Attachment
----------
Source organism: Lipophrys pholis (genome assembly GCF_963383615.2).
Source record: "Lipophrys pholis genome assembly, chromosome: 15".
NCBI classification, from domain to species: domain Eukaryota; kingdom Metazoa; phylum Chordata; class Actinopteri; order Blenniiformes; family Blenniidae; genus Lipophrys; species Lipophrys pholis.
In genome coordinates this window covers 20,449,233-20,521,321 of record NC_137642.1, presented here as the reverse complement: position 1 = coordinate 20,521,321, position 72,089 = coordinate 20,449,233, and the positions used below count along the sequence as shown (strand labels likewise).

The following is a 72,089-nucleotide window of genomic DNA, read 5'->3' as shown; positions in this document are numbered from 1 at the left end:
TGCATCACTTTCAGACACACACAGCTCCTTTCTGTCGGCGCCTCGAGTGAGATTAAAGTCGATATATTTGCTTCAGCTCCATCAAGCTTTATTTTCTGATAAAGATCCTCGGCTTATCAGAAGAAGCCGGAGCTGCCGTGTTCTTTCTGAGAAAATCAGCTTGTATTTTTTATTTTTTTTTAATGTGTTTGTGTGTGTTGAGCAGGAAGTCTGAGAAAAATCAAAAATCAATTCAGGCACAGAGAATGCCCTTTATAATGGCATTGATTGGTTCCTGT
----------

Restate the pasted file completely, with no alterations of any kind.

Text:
Source organism: Lipophrys pholis (genome assembly GCF_963383615.2).
Source record: "Lipophrys pholis genome assembly, chromosome: 15".
NCBI classification, from domain to species: domain Eukaryota; kingdom Metazoa; phylum Chordata; class Actinopteri; order Blenniiformes; family Blenniidae; genus Lipophrys; species Lipophrys pholis.
In genome coordinates this window covers 20,449,233-20,521,321 of record NC_137642.1, presented here as the reverse complement: position 1 = coordinate 20,521,321, position 72,089 = coordinate 20,449,233, and the positions used below count along the sequence as shown (strand labels likewise).

The following is a 72,089-nucleotide window of genomic DNA, read 5'->3' as shown; positions in this document are numbered from 1 at the left end:
TGCATCACTTTCAGACACACACAGCTCCTTTCTGTCGGCGCCTCGAGTGAGATTAAAGTCGATATATTTGCTTCAGCTCCATCAAGCTTTATTTTCTGATAAAGATCCTCGGCTTATCAGAAGAAGCCGGAGCTGCCGTGTTCTTTCTGAGAAAATCAGCTTGTATTTTTTATTTTTTTTTAATGTGTTTGTGTGTGTTGAGCAGGAAGTCTGAGAAAAATCAAAAATCAATTCAGGCACAGAGAATGCCCTTTATAATGGCATTGATTGGTTCCTGT